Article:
The root causes for the high suicide rate was the economic crisis and the feeling of loneliness among the elderly. Community-based suicide prevention efforts were implemented to reduce the suicide rate.
Regarding frequent violence and abuse in the military, the Ministry of Defense had introduced a bill to criminalize assault. It also introduced comprehensive measures to eliminate sexual violence in the barracks. If a person was to be put into custody in a military prison, the commander had to respect the opinions of the judiciary.
As for the suggestions by the National Human Rights Institution, those were taken into account in adoption of laws. Also, functional immunity would be provided to members of the Institution.
Follow-up Questions by Experts
An Expert clarified that counter-terrorism measures would be problematic if they were based on open-ended definitions of terrorism in legislations. He inquired about the right of arrested persons to be brought promptly in front of a judge. There did not seem to have been a change with respect to the Committee’s recommendation to introduce a 48-hour deadline. What was the length of permissible pre-trial detention? Was it true that for juvenile offenders pre-trial detention was not included in sentences?
With respect to the treatment of defectors from the Democratic People’s Republic of Korea, what legal safeguards governed detention of many thousands of those defectors?
Did alternative options to religious education exist in school curricula?
As for the freedom of expression and defamation on Internet, what was the impact of the 2010 court ruling on harming the public interest? Restrictions on the freedom of expression and opinion had to be carefully defined and meet the standards of necessity and proportionality. Current legal provisions seemed to be open-ended. The Expert drew attention to the lack of interest of the State Party in reforming defamation legislation. The State Party should consider decriminalization of defamation, and removing prison sentences for defamation. As for the Act on the Promotion of Information and Communication Network Utilization and Information Protection, what safeguards were in place to ensure that its provisions were not used to stifle online expression? What was the rationale behind the provision that prohibited public officials from criticizing Government policies?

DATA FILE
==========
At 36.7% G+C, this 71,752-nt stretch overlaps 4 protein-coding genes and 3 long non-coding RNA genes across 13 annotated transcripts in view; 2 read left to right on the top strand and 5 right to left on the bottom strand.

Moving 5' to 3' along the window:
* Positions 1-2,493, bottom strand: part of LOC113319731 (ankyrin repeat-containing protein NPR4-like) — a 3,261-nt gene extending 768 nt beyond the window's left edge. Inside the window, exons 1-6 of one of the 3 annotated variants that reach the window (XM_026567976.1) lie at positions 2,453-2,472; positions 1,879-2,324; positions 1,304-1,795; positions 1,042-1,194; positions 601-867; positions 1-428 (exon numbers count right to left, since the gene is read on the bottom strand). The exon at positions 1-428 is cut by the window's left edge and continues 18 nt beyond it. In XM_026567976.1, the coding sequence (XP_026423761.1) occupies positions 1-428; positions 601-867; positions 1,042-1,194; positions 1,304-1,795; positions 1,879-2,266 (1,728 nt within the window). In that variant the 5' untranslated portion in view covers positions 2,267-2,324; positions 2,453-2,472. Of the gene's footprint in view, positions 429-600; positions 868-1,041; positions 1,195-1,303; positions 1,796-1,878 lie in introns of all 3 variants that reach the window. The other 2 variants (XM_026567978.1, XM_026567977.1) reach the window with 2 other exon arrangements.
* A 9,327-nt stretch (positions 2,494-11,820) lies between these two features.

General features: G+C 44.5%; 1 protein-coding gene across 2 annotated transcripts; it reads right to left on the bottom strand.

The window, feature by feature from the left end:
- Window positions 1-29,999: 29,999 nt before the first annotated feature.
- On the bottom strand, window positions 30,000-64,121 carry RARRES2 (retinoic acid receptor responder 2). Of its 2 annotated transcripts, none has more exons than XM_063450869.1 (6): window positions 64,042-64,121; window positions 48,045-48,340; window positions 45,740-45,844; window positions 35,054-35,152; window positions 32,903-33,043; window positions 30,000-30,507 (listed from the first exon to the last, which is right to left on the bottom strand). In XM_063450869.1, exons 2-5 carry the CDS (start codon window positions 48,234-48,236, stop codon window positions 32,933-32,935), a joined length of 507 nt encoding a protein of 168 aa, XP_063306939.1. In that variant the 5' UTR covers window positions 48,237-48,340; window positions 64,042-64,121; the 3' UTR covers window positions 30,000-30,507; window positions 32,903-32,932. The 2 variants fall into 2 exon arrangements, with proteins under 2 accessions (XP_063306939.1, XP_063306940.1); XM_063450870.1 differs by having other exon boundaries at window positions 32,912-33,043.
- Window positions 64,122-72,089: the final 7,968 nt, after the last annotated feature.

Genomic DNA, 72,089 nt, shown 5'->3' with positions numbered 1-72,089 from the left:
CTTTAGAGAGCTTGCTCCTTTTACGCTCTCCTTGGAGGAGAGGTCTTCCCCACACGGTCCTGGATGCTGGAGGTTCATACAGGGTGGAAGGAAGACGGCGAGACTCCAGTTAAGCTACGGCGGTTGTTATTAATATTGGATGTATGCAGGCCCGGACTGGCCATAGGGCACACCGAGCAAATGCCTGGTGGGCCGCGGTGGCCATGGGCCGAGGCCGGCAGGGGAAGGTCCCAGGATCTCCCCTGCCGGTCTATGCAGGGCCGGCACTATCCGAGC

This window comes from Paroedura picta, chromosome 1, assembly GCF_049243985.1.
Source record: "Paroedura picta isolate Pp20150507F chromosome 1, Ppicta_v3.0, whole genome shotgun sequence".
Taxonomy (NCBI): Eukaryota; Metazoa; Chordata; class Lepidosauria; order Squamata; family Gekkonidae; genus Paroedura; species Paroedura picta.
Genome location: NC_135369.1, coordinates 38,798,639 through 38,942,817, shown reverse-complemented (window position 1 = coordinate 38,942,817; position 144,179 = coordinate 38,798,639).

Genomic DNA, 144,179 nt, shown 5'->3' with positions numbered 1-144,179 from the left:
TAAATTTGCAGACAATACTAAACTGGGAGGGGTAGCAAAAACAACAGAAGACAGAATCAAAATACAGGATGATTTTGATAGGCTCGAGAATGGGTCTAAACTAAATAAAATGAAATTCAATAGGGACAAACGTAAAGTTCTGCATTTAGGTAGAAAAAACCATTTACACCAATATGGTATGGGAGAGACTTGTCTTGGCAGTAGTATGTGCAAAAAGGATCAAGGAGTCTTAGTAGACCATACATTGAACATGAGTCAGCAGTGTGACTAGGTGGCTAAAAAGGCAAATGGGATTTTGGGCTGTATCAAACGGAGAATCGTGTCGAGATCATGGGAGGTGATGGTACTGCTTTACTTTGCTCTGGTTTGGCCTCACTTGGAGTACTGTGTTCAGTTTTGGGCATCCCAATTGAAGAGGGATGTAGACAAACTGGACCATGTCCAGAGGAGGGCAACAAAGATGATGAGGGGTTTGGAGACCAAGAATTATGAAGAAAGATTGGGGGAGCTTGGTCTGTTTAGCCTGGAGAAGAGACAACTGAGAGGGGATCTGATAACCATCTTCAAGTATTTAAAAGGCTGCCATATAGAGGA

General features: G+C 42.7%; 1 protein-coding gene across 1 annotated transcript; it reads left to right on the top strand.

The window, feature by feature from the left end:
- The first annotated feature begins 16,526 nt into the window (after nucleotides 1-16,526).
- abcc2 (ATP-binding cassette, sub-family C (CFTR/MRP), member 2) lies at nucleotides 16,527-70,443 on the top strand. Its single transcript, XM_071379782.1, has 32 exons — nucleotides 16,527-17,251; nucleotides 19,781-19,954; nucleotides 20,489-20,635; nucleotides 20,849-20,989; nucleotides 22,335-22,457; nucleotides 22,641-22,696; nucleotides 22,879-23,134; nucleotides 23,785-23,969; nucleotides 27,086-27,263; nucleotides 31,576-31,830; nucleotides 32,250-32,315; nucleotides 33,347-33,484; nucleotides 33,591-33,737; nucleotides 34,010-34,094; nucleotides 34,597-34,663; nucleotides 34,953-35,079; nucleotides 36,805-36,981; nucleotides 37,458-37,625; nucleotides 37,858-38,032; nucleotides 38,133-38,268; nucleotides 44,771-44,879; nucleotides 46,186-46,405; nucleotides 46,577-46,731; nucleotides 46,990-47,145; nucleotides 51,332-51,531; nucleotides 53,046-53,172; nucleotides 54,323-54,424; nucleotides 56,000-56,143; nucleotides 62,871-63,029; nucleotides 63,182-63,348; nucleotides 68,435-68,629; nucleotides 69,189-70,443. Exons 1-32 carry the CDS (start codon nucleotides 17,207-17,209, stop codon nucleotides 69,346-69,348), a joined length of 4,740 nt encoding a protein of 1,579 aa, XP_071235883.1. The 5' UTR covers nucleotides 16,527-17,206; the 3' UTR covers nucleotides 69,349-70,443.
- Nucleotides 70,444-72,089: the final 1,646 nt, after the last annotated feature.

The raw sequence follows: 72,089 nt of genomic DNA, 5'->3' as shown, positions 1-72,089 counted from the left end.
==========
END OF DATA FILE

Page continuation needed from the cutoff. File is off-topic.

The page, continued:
Another Expert inquired about detention of refugees and asylum seekers, noting that as of September 2015, 17 asylum seekers were detained. In practice indefinite detention could occur. Regarding trafficking of persons, she noticed that in 2014, 507 cases had been registered, whereas by May 2015, 185 cases had been registered. The current definition of trafficking of persons was not consistent with the international standards. The definition criminalized only the act of buying and selling, which made it difficult to hold accountable individuals who profited from forced labour.
As for birth registration, the Expert asked what happened to children of non-nationals born on the territory of the Republic of Koreas? What would happen if parents were undocumented?
Did the existing torture legislation cover mental torture? Was it not necessary to sharpen the rules on when solitary confinement was used? Was it true that solitary confinement could be ordered for a period of 30 days? How was it ensured that protective devices were not used for the purpose of punishment?
The Expert noted that civil society and the bar association had not been impressed by how unrestricted access to legal counsel was exercised in practice. Was it true that the right to remain silent was considered as interference in the investigation? There were allegations of cases of unfair interrogation methods and oppressive questioning without presence of legal counsel. The Expert also raised the issue of the treatment of potential deportees.
There was a complete refusal of the State Party to honour its obligations under Article 18 of the Covenant and conscientious objection to military service. There was no alternative service provided. There was discrimination by the Government and the private sector in employment of those who did not complete their military service.